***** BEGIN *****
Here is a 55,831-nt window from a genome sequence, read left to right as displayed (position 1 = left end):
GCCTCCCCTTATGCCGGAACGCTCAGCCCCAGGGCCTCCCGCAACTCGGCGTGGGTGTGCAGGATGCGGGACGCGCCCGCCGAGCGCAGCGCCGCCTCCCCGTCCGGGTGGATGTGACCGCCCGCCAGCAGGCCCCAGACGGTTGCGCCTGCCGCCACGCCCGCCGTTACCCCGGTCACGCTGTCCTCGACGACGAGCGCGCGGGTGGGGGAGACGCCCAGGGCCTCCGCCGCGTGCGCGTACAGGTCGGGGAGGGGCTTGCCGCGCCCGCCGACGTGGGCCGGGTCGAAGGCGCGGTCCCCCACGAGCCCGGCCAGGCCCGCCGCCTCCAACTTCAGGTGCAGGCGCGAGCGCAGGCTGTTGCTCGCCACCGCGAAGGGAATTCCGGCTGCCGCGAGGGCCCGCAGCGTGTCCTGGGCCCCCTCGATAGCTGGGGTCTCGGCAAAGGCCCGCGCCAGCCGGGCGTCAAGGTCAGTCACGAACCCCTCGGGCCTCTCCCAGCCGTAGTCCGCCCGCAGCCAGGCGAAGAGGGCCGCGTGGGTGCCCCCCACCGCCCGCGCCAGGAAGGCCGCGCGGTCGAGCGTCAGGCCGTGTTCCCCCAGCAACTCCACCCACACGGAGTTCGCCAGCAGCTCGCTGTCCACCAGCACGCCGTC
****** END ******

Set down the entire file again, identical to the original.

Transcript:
Here is a 55,831-nt window from a genome sequence, read left to right as displayed (position 1 = left end):
GCCTCCCCTTATGCCGGAACGCTCAGCCCCAGGGCCTCCCGCAACTCGGCGTGGGTGTGCAGGATGCGGGACGCGCCCGCCGAGCGCAGCGCCGCCTCCCCGTCCGGGTGGATGTGACCGCCCGCCAGCAGGCCCCAGACGGTTGCGCCTGCCGCCACGCCCGCCGTTACCCCGGTCACGCTGTCCTCGACGACGAGCGCGCGGGTGGGGGAGACGCCCAGGGCCTCCGCCGCGTGCGCGTACAGGTCGGGGAGGGGCTTGCCGCGCCCGCCGACGTGGGCCGGGTCGAAGGCGCGGTCCCCCACGAGCCCGGCCAGGCCCGCCGCCTCCAACTTCAGGTGCAGGCGCGAGCGCAGGCTGTTGCTCGCCACCGCGAAGGGAATTCCGGCTGCCGCGAGGGCCCGCAGCGTGTCCTGGGCCCCCTCGATAGCTGGGGTCTCGGCAAAGGCCCGCGCCAGCCGGGCGTCAAGGTCAGTCACGAACCCCTCGGGCCTCTCCCAGCCGTAGTCCGCCCGCAGCCAGGCGAAGAGGGCCGCGTGGGTGCCCCCCACCGCCCGCGCCAGGAAGGCCGCGCGGTCGAGCGTCAGGCCGTGTTCCCCCAGCAACTCCACCCACACGGAGTTCGCCAGCAGCTCGCTGTCCACCAGCACGCCGTC